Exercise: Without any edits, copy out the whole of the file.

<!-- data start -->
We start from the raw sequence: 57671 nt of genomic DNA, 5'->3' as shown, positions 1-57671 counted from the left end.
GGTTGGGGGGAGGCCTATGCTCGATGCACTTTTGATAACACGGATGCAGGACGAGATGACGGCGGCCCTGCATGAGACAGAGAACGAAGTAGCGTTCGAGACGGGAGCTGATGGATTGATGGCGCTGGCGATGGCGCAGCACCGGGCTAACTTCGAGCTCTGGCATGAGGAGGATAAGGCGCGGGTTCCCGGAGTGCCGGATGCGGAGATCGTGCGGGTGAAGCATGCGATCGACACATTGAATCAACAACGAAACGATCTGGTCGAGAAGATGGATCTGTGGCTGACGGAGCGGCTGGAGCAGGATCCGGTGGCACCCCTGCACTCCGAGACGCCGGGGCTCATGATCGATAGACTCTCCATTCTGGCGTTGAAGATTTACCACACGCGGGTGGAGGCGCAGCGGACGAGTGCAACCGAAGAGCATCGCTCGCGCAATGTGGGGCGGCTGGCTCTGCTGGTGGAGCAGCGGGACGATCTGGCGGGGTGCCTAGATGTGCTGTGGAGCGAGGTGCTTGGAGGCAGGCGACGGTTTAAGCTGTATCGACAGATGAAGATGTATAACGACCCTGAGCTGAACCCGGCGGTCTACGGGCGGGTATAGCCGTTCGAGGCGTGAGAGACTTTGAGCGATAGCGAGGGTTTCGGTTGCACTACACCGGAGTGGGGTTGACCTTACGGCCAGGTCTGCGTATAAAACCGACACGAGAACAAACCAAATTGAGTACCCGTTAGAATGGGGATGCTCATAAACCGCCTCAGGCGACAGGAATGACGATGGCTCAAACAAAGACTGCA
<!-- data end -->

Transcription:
We start from the raw sequence: 57671 nt of genomic DNA, 5'->3' as shown, positions 1-57671 counted from the left end.
GGTTGGGGGGAGGCCTATGCTCGATGCACTTTTGATAACACGGATGCAGGACGAGATGACGGCGGCCCTGCATGAGACAGAGAACGAAGTAGCGTTCGAGACGGGAGCTGATGGATTGATGGCGCTGGCGATGGCGCAGCACCGGGCTAACTTCGAGCTCTGGCATGAGGAGGATAAGGCGCGGGTTCCCGGAGTGCCGGATGCGGAGATCGTGCGGGTGAAGCATGCGATCGACACATTGAATCAACAACGAAACGATCTGGTCGAGAAGATGGATCTGTGGCTGACGGAGCGGCTGGAGCAGGATCCGGTGGCACCCCTGCACTCCGAGACGCCGGGGCTCATGATCGATAGACTCTCCATTCTGGCGTTGAAGATTTACCACACGCGGGTGGAGGCGCAGCGGACGAGTGCAACCGAAGAGCATCGCTCGCGCAATGTGGGGCGGCTGGCTCTGCTGGTGGAGCAGCGGGACGATCTGGCGGGGTGCCTAGATGTGCTGTGGAGCGAGGTGCTTGGAGGCAGGCGACGGTTTAAGCTGTATCGACAGATGAAGATGTATAACGACCCTGAGCTGAACCCGGCGGTCTACGGGCGGGTATAGCCGTTCGAGGCGTGAGAGACTTTGAGCGATAGCGAGGGTTTCGGTTGCACTACACCGGAGTGGGGTTGACCTTACGGCCAGGTCTGCGTATAAAACCGACACGAGAACAAACCAAATTGAGTACCCGTTAGAATGGGGATGCTCATAAACCGCCTCAGGCGACAGGAATGACGATGGCTCAAACAAAGACTGCA